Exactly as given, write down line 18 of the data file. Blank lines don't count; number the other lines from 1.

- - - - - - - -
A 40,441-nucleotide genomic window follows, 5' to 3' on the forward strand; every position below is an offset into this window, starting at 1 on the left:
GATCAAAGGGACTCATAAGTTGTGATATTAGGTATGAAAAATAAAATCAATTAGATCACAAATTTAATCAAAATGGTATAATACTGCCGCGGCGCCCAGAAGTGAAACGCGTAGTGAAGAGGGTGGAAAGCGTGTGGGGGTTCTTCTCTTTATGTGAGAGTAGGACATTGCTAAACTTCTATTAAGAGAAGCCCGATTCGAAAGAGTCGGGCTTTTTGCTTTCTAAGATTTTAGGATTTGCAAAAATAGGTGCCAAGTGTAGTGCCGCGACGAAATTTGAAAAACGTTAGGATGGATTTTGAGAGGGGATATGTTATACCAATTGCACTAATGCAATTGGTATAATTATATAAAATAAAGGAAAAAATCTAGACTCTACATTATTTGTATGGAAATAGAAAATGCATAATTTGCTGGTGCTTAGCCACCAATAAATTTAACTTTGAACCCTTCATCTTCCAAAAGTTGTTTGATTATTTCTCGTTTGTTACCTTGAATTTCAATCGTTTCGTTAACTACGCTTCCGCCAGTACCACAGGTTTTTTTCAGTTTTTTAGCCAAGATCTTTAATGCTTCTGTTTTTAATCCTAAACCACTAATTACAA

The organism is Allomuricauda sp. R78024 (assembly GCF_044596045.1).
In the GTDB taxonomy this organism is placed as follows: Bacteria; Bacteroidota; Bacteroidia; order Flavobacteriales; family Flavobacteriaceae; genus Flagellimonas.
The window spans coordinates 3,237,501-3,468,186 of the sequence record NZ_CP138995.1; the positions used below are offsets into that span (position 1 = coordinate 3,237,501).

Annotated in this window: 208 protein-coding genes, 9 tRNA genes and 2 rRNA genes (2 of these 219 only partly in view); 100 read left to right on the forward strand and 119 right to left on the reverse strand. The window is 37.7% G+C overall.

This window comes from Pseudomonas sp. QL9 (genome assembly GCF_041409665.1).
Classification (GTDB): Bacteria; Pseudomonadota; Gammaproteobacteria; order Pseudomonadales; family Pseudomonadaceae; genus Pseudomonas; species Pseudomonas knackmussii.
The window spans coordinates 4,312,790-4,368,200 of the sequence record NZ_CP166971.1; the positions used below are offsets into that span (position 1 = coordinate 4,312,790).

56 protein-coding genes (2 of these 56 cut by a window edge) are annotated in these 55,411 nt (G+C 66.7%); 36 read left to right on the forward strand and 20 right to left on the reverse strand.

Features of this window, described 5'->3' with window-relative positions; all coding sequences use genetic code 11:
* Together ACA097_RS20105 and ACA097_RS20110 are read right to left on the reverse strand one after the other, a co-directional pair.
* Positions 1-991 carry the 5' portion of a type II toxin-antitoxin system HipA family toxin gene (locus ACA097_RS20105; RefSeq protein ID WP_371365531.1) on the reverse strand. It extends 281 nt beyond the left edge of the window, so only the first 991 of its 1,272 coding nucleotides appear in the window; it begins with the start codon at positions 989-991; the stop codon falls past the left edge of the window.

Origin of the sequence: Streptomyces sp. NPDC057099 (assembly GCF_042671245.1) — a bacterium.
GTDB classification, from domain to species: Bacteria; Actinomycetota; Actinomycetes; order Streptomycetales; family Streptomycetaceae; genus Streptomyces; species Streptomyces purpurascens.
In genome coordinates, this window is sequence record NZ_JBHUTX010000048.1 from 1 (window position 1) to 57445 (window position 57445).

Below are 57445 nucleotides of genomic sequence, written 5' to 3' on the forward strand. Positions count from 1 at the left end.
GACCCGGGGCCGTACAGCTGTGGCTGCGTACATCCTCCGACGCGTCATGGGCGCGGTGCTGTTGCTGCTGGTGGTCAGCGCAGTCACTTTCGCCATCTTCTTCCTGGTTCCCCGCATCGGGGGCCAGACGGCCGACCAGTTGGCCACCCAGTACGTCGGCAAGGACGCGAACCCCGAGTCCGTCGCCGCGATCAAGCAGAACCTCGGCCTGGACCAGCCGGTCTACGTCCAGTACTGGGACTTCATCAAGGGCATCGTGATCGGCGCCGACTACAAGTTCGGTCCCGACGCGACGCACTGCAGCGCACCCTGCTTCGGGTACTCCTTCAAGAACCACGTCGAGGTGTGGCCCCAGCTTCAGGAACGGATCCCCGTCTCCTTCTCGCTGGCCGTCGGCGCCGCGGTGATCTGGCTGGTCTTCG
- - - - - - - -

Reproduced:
GACCCGGGGCCGTACAGCTGTGGCTGCGTACATCCTCCGACGCGTCATGGGCGCGGTGCTGTTGCTGCTGGTGGTCAGCGCAGTCACTTTCGCCATCTTCTTCCTGGTTCCCCGCATCGGGGGCCAGACGGCCGACCAGTTGGCCACCCAGTACGTCGGCAAGGACGCGAACCCCGAGTCCGTCGCCGCGATCAAGCAGAACCTCGGCCTGGACCAGCCGGTCTACGTCCAGTACTGGGACTTCATCAAGGGCATCGTGATCGGCGCCGACTACAAGTTCGGTCCCGACGCGACGCACTGCAGCGCACCCTGCTTCGGGTACTCCTTCAAGAACCACGTCGAGGTGTGGCCCCAGCTTCAGGAACGGATCCCCGTCTCCTTCTCGCTGGCCGTCGGCGCCGCGGTGATCTGGCTGGTCTTCG